How to Manage Environment Variable in Ruby Subprocess

How to Manage Environment Variable in Ruby Subprocess

Feb 09, 2017 | By Matt |

Linux, Ruby on Rails, Programming

I recently worked on a project that caused some puzzlement when spawning subprocesses multiple times, all while continuing to use bundler to manage our gems.  I needed to find an easy way to manage environment variable in ruby using bundler, NodeJS and rbenv.

The Problem

We have a custom node app that runs acting as a coordinator to executed arbitrary tasks (most of them written in ruby) to do things such as generate screenshots for an iOS application.

The node app itself contains the ruby scripts in the same directory, which uses Bundler to manage gems. However, when node executes a task it does that in a unique folder in the system tmp directory to execute many tasks at a time on different data sets.

Ultimately we wanted to use rbenv and bundler to manage ruby and gems, but yet needed that to work from any arbitrary path on the filesystem (outside the directory containing the ruby code and the Gemfile).

Example Filesystem

Here’s an example situation that illustrates the issue:

- ~/Documents/node_app/
  - .ruby-version
  - app.js
  - Gemfile
  - tasks/
    - custom_script.rb
- /tmp/
  - unique_task_run

In the above setup, the “app.js” defines the running NodeJS app which would execute “custom_script.rb” via a subprocess like the following:

var exec = Promise.promisify(require('child_process').exec)
return exec("custom_script.rb", {
  env: extend({
    CUSTOM_ENV: "value"
  }, process.env)

In the above code, we configure the environment variables to pass to the ruby script by including everything currently in our environment along with an extra value. This executes fine, until we execute a task from within the ruby script, such as:

#!/usr/bin/env ruby
Dir.chdir('/tmp') do
  result = `executable_from_gemfile`

Ruby ENV

Our ruby script has environment variables set from the running Node process, which is great. The current script is even located within the project, so there is a Gemfile nearby. However, when we execute a new script inside our ruby script, we’re no longer in the node directory — we’re in the “tmp” directory working on a dataset.

There are many different ways of executing tasks in ruby, and we’ll be writing another post on that very subject later on. For now, let’s just review the documentation to know that using backticks executes the task in a new shell and passes along everything in the current ENV to the new task.

Observant readers would have undoubtably already noticed that we’re not calling our executable using bundler. So let’s try this:

result = `bundle exec executable_from_gemfile`

While you would think this would work, we receive an error because bundler cannot find our Gemfile.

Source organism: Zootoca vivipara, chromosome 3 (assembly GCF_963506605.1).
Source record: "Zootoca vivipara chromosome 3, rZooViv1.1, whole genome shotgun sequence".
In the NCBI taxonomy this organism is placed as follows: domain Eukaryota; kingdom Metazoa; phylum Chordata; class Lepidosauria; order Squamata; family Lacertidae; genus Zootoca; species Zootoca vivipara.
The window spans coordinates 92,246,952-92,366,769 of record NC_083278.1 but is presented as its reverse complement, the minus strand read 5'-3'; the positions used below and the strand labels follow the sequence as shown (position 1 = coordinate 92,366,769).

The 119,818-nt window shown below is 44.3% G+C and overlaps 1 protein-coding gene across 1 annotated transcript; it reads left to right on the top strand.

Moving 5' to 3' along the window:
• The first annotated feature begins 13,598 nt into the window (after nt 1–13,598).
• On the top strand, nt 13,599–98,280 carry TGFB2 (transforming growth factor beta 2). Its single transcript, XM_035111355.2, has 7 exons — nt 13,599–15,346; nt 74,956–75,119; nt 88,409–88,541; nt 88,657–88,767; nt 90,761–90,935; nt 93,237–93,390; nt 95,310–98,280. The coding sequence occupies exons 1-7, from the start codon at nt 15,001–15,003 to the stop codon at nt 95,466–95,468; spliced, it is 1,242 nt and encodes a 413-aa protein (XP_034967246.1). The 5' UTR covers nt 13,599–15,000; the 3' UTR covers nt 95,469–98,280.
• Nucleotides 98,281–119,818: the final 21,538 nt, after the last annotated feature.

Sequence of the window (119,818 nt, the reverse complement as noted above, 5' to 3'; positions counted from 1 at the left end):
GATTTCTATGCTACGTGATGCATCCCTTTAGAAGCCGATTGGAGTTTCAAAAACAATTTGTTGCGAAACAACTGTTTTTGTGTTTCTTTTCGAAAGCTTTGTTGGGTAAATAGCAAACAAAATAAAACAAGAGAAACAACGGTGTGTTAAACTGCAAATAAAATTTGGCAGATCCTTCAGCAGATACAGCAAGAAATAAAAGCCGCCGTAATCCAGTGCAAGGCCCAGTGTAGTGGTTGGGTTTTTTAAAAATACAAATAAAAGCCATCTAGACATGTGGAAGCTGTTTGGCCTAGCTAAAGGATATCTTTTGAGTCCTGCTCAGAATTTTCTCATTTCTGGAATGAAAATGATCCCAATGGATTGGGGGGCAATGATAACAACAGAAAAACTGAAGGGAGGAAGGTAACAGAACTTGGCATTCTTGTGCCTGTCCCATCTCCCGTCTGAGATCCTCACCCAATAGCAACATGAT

Could not locate Gemfile or .bundle/ directory

Bundler Gemfile Environment Variable

We’re going to solve this problem by working back up the call tree of processes. First off, let’s observe that changing our ruby script to the following fixes our issue:

result = `BUNDLE_GEMFILE=~/Documents/node_app/Gemfile bundle exec executable_from_gemfile`

By setting this environment variable, bundler can locate the Gemfile and run the executable provided by a gem in our bundle just fine. However, it’s cumbersome to provide this info every time and error prone.

Refactoring to introduce a method to prefix the environment to a command would be a good step in the right direction, but feels a little clunky.

Remember, ENV is inherited

If we recall that the ENV is inherited for a subprocess, then ensuring that the parent process executing our “custom_script.rb” provides us with this information is the next step. In our example, the node process is our parent.

# node
exec("custom_script.rb", {
  env: extend({
    "BUNDLE_GEMFILE": "~/Documents/node_app/Gemfile"
   }, process.env)

By specifying the environment variable when we execute the ruby script from node, we’ve ensured that any tasks executed can in turn run a subprocess of their own and use “bundle exec” properly, no matter the current directory the task is running from.

One More Level

Setting the “BUNDLE_GEMFILE” setting in our node codebase isn’t good practice either, and could vary by installation if we deploy the same node app to different servers. One easy way to define this would be an environment variable when starting the node app. We were already using the wonderful dotenv package, so adding this was easy.

# .env

Wrapping Up

Our final solution boils down to this:

# .env
# app.js
exec("custom_script.rb", {
  env: extend({
    CUSTOM_VAR: "value"
  }, process.env)
# custom_script.rb
result = `bundle exec executable_from_gemfile`

We’ve ensured that any subprocesses spawned by ruby scripts, executed from our node app, properly inherit environment variables and can use “bundle exec” with ease. Additionally, since we’re using the “shims” feature of rbenv, the “bundle” command itself is properly linked to our version of ruby no matter the directory we’re executing from.

Pretty cool, huh?


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Written by Matt

Dad, husband, and Founder of Lotus Apps providing Rails and RubyMotion development out of Knoxville TN. Creator of for #ruby devs.
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